Blog/Sovereign Debt Crisis
Posted Jun 29, 2015 by Martin Armstrong
The Greek drama of Greek Tragedy continues with a rumored agreement to continue the stimulus in return for promised reforms, only to have Greek Prime Minister Alexis Tsipras announce a surprise referendum on July 5 after June 30, which puts the IMF payment into default. Late last week EurAsia group’s Ian Bremmer remained confident that the Greek Parliament will approve the agreement at the last minute. Meanwhile, Greek politicians demonstrate their commitment to election promises of anti-austerity while the Troika talks tough on reforms to appease their own electorate. Monday is the Eurozone Summit, and on Tuesday the Greek IMF payment will go into default. Next week promises to be a volatile week in the markets with the arrays showing a turning point in many markets on Wednesday.
Summer volatility has continued as the market gyrates with subsequent news reports on Greek negotiations. The entire Greek debt tragedy began precisely on the pi target to the day of our Economic Confidence Model. Everything remains stunningly on track.
Global stock markets (MSCI WD) were flat on the week ending June 26 up 13 bps as strength in Europe (MXEU up 2.78%) offset declines in North America, which fell 41 bps. European markets were led by the DAX which ended the week up 4.1% holding onto gains early in the week. Despite recent strength, the MXEU is down 4.8% from highs in mid-April led by the DAX down 8.3% from its peak. Meanwhile, German bund futures continued to fall 1.2% on the week, bringing QTD losses on bund futures to 5.4%. In a sign of geographic divergence, the S&P finished the week down 40 bps. Meanwhile, strength in the Japanese stock market (NKY up 2.64%) offset weakness in Hong Kong and Australia as the MXAP finished the week relatively flat at +43 bps.
Precious metals gold and silver rallied to resistance in mid-June as peripheral bond yields rose. They have since turned back down as European political risk subsides with the expected Greek agreement. Industrial metals continued their sell-off demonstrating global economic weakness. Palladium prices are down 12.6% MTD while copper prices are down over 10% since mid-May despite the recent bounce.
While Greek negotiations captured the attention of the media, the big shift in trend is the sell-off of Chinese stock indices with the Shanghai composite down 7.4% on Friday bringing losses to 19% since the peak on June 12. While we elected the Daily Bearish Reversals from the high, we have not yet elected a Weekly Bearish. The rally to the high was right on target 17.2 weeks from the February low (2 x 8.6).
The Chinese A share market has been historic, rising 150% in less than a year versus the 1928–1929 U.S. market rally of 100%, which occurred over the course of 18 months. This rally has been fueled by margin trading, with margin debt up 464.57% over the past year — from $R400 million last June 19 to $R2.2 billion on June 19 of this year. In an apparent response to the stock correction, China lowered benchmark interest rates and reduced bank reserve requirements on Saturday.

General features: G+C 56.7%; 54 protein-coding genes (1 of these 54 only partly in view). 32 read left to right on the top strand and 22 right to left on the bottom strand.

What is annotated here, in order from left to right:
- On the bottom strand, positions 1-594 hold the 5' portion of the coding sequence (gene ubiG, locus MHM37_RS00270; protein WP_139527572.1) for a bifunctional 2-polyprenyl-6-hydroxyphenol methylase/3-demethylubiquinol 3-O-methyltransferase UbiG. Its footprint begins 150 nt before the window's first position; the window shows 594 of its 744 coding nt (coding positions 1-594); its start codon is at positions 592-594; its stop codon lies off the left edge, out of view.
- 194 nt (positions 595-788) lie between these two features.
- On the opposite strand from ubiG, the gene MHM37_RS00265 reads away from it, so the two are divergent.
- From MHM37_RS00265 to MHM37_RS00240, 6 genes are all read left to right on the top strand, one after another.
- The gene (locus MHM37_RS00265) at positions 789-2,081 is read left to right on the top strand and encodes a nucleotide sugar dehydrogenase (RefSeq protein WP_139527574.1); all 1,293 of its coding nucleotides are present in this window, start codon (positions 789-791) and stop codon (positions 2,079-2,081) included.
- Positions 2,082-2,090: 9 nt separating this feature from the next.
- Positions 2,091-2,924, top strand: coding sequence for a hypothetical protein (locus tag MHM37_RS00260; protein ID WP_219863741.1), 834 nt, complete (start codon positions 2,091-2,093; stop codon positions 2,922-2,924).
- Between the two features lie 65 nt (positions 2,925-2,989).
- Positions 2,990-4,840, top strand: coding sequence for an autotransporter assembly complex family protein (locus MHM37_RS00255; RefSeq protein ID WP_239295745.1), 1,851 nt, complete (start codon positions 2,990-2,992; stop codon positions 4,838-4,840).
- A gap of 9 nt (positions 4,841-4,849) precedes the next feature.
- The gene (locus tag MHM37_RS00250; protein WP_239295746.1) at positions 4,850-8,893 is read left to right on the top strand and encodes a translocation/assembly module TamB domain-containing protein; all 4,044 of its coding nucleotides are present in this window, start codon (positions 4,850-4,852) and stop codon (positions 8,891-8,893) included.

While the Chinese market has been the global outperformer over the past year, long-term performance has lagged, with the Shanghai index failing to break the high of 6,124 set on October 16, 2007. The recent rally halted after hitting the Monthly Bullish Reversal at the 4695820 closing May at 4611744. Penetrating the low of May technically will bring the market back through the Breakout Channel. Indeed, the market has not exceeded the Breakout Line from the 2008 low.
Bond Markets Flash Caution
Much like the Chinese share market, developed world economies have been sustained by debt. While the press emphasizes high equity valuations, the debt market is the bubble. According to the Institute for International Finance, developed economy debt/GDP is at 245% excluding financial debt. While the financial sector has reduced leverage materially, the public sector debt-to-GDP ratio has increased 50 percent points in aggregate since 2000.
While emerging markets have stronger balance sheets, the rapid rise in debt is concerning, as total debt to GDP has risen precipitously from roughly 50% in 2000 to 80% at the end of 2014, as shown in the chart to the right. China has been a major driver, as debt has risen 72 percentage points versus GDP excluding financial companies.
Today the bond market displays the warning signs of rising volatility with low volumes on rallies. The German bund has broken through its upward channel from the beginning of the 2014, testing the 2008 trend line. Liquidity in the bond markets is dismal as brokerage houses continue to reduce inventories, reminiscent of the 2008 bond market collapse. This time, the lack of liquidity has spread to sovereign bonds including the German bund and U.S. treasuries. The Central Banks assume they can control the sovereign bond markets, yet rates continue to rise despite OECD rate cuts and continued bond purchases in Germany and Japan.